With thousands of tunes available in the traditional jazz repertoire, there are bound to be many that musicians never learn or get to play. However, I am sure we all keep striving to learn new ones - especially those we have been intending to pick up for months.
That's why I set about learning I'm Coming, Virginia today. It was a tune composed in 1927 by Donald Heywood and Will Marion Cook. I first enjoyed it on a Jack Teagarden recording decades ago. And of course the Bix Beiderbecke version is a classic.
I wanted the full song - Verse included. So I found the 'dots' on Lasse Collin's wonderful site (many thanks, Lasse!) and I entered them into my mini filofax system.
But what was this? The verse was in a minor key but the Chorus was in the major.
This made me wonder how often this switch from minor to major occurs in the popular old songs.
I guess there must be many whose verses in minor keys have been long forgotten and only the Chorus is now played.
I think I'm right in saying that At The Jazz Band Ball, That Da Da Strain, She's Crying For Me and Willie The Weeper all start with a minor theme and then have a second theme in the related major key.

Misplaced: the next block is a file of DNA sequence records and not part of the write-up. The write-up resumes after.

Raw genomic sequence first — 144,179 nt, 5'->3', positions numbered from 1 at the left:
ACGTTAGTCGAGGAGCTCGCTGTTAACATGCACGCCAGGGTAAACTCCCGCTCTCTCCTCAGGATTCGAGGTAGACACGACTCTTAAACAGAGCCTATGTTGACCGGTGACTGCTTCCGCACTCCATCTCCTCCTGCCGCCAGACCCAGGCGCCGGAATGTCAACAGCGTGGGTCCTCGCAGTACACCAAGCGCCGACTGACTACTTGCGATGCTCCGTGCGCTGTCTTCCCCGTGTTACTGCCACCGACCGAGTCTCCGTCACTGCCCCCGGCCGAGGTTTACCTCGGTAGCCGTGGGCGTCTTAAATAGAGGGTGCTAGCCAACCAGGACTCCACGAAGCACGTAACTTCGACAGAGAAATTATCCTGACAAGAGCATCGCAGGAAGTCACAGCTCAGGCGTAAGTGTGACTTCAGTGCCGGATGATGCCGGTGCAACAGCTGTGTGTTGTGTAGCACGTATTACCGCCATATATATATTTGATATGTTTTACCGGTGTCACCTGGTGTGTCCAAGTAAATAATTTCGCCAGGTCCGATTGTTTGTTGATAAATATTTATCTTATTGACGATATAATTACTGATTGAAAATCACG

Cole Porter worked wonders with the minor-major effect in I Love Paris, where the first sixteen bars offer a lovely melody in a minor key and the second sixteen - like a flower suddenly blossoming - use virtually the same melody an octave higher but now in the major key.
Cole Porter plays a similar trick in My Heart Belongs to Daddy, which is essentially in a minor key, though there is a 'blossoming out' into the major in the second half of the Chorus, before the tune settles back on the minor in its final bar.
There are tunes such as I'm The King of the Swingers, where we begin in the minor (I'm the King of the Swingers, the Jungle VIP.....) and then switch to the related major key (Oh oobee do, I wanna be like you.....) for the second half of the Chorus.
But I am stumped in trying to think of other interesting examples, especially of tunes with a Minor Verse leading into a Major Chorus.
Maybe you can help me? If so, please kindly email details. I'm:
ivantrad (@) outlook (dot) com